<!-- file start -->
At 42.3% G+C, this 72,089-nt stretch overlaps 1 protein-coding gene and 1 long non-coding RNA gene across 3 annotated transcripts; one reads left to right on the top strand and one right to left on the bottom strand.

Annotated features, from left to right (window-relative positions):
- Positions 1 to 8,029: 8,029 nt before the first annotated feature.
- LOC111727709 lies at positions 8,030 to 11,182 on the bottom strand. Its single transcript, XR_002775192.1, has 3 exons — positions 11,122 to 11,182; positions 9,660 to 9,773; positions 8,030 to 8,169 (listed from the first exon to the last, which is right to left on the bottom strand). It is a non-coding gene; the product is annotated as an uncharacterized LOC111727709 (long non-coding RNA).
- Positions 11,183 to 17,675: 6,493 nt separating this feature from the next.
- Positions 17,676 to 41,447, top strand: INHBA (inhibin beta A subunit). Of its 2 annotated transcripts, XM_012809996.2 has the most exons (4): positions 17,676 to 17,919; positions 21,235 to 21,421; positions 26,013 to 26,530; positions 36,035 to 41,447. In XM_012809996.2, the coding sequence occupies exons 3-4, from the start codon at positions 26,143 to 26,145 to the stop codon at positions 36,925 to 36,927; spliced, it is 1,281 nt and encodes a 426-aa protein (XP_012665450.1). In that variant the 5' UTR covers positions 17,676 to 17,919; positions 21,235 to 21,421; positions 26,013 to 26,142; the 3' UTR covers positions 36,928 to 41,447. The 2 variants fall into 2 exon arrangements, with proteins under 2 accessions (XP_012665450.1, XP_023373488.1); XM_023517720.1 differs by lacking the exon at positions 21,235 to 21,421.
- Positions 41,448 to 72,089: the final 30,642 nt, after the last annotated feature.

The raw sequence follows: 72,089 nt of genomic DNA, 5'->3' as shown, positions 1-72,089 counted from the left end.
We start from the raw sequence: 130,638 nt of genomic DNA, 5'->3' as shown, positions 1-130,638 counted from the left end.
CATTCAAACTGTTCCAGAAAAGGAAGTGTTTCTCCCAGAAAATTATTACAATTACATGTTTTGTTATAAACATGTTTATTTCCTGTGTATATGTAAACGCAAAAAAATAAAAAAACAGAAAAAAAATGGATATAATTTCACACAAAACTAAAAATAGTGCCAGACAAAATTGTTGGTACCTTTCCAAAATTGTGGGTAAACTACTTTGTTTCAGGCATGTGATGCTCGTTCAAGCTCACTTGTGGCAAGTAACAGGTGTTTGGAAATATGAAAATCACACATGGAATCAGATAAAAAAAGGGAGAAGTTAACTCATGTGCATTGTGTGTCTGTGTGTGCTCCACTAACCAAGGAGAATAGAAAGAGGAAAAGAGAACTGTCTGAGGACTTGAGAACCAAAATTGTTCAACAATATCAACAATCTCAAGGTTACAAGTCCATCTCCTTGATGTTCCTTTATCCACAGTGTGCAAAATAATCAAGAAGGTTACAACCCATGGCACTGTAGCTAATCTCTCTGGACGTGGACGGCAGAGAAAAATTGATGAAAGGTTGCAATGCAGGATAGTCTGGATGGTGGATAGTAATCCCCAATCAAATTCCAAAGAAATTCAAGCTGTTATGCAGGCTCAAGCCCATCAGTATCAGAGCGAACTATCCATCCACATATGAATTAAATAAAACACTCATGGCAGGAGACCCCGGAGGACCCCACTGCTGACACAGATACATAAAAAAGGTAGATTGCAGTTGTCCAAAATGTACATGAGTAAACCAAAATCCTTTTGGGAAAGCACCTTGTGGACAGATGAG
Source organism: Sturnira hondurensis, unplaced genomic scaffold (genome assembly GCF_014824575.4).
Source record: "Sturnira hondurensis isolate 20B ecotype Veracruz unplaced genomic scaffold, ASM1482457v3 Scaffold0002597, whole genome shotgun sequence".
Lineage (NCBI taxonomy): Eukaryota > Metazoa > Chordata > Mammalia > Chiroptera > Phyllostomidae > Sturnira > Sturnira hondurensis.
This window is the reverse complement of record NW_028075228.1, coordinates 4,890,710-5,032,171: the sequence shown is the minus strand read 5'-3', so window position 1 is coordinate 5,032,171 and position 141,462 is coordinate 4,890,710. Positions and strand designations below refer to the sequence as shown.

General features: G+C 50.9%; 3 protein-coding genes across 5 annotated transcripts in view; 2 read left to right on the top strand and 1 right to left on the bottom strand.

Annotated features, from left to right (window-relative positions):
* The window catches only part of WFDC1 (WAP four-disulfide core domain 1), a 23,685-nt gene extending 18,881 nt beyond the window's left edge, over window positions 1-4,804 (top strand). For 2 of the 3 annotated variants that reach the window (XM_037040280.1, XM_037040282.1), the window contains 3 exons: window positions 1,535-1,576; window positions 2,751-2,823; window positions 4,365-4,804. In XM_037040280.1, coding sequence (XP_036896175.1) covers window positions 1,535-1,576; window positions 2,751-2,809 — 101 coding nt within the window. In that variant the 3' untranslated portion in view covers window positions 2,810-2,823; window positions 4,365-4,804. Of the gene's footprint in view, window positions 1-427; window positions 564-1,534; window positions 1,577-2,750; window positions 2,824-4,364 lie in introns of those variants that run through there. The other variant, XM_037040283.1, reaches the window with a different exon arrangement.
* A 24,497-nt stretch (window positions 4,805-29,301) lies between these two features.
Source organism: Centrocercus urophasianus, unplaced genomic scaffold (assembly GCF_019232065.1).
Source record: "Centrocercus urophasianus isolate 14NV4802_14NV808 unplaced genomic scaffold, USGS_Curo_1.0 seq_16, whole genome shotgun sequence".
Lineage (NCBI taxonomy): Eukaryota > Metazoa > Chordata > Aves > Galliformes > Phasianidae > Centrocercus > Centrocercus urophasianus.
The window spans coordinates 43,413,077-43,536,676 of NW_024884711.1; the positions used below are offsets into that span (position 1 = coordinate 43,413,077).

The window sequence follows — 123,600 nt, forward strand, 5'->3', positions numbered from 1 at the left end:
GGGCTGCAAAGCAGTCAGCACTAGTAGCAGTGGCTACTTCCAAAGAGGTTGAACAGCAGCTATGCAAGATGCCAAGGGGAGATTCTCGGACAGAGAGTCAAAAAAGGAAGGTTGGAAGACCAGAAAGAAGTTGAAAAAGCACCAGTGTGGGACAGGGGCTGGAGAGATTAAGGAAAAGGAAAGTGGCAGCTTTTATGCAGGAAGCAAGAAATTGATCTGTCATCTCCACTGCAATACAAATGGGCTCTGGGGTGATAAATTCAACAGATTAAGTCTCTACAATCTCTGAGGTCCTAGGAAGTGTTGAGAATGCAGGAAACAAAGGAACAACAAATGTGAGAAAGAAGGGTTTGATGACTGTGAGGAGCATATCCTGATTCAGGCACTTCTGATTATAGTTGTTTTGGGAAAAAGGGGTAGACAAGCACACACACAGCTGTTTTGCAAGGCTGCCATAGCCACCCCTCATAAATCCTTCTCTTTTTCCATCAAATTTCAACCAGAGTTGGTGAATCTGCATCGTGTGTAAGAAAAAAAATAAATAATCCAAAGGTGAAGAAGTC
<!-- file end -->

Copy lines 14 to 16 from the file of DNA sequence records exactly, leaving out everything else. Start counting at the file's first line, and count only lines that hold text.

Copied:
This window is the reverse complement of record NW_028075228.1, coordinates 4,890,710-5,032,171: the sequence shown is the minus strand read 5'-3', so window position 1 is coordinate 5,032,171 and position 141,462 is coordinate 4,890,710. Positions and strand designations below refer to the sequence as shown.

General features: G+C 50.9%; 3 protein-coding genes across 5 annotated transcripts in view; 2 read left to right on the top strand and 1 right to left on the bottom strand.

Annotated features, from left to right (window-relative positions):